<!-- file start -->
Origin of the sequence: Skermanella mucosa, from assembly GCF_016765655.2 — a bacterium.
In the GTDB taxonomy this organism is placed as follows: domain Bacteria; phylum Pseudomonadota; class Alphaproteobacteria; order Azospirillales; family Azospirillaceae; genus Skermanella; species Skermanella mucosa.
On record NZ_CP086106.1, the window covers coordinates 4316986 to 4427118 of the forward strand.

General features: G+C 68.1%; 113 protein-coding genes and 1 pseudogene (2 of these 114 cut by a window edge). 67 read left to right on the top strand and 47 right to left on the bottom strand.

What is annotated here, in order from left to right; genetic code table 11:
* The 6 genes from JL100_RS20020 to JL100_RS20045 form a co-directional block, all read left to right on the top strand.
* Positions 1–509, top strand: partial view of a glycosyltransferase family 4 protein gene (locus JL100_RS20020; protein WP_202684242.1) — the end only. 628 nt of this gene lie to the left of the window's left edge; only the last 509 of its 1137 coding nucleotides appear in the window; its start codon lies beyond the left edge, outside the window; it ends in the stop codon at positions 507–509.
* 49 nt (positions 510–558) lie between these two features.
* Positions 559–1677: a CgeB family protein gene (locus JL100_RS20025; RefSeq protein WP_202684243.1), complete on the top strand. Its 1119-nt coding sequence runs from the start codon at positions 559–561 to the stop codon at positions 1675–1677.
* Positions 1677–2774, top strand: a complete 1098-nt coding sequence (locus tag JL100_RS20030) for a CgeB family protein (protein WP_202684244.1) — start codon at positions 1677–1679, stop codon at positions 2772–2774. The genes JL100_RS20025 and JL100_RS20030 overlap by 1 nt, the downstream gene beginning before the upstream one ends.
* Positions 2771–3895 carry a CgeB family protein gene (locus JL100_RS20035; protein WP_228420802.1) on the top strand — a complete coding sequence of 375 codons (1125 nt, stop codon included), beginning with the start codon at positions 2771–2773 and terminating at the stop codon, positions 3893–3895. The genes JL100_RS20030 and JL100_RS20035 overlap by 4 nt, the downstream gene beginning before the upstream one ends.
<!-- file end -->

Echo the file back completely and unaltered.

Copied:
Origin of the sequence: Skermanella mucosa, from assembly GCF_016765655.2 — a bacterium.
In the GTDB taxonomy this organism is placed as follows: domain Bacteria; phylum Pseudomonadota; class Alphaproteobacteria; order Azospirillales; family Azospirillaceae; genus Skermanella; species Skermanella mucosa.
On record NZ_CP086106.1, the window covers coordinates 4316986 to 4427118 of the forward strand.

General features: G+C 68.1%; 113 protein-coding genes and 1 pseudogene (2 of these 114 cut by a window edge). 67 read left to right on the top strand and 47 right to left on the bottom strand.

What is annotated here, in order from left to right; genetic code table 11:
* The 6 genes from JL100_RS20020 to JL100_RS20045 form a co-directional block, all read left to right on the top strand.
* Positions 1–509, top strand: partial view of a glycosyltransferase family 4 protein gene (locus JL100_RS20020; protein WP_202684242.1) — the end only. 628 nt of this gene lie to the left of the window's left edge; only the last 509 of its 1137 coding nucleotides appear in the window; its start codon lies beyond the left edge, outside the window; it ends in the stop codon at positions 507–509.
* 49 nt (positions 510–558) lie between these two features.
* Positions 559–1677: a CgeB family protein gene (locus JL100_RS20025; RefSeq protein WP_202684243.1), complete on the top strand. Its 1119-nt coding sequence runs from the start codon at positions 559–561 to the stop codon at positions 1675–1677.
* Positions 1677–2774, top strand: a complete 1098-nt coding sequence (locus tag JL100_RS20030) for a CgeB family protein (protein WP_202684244.1) — start codon at positions 1677–1679, stop codon at positions 2772–2774. The genes JL100_RS20025 and JL100_RS20030 overlap by 1 nt, the downstream gene beginning before the upstream one ends.
* Positions 2771–3895 carry a CgeB family protein gene (locus JL100_RS20035; protein WP_228420802.1) on the top strand — a complete coding sequence of 375 codons (1125 nt, stop codon included), beginning with the start codon at positions 2771–2773 and terminating at the stop codon, positions 3893–3895. The genes JL100_RS20030 and JL100_RS20035 overlap by 4 nt, the downstream gene beginning before the upstream one ends.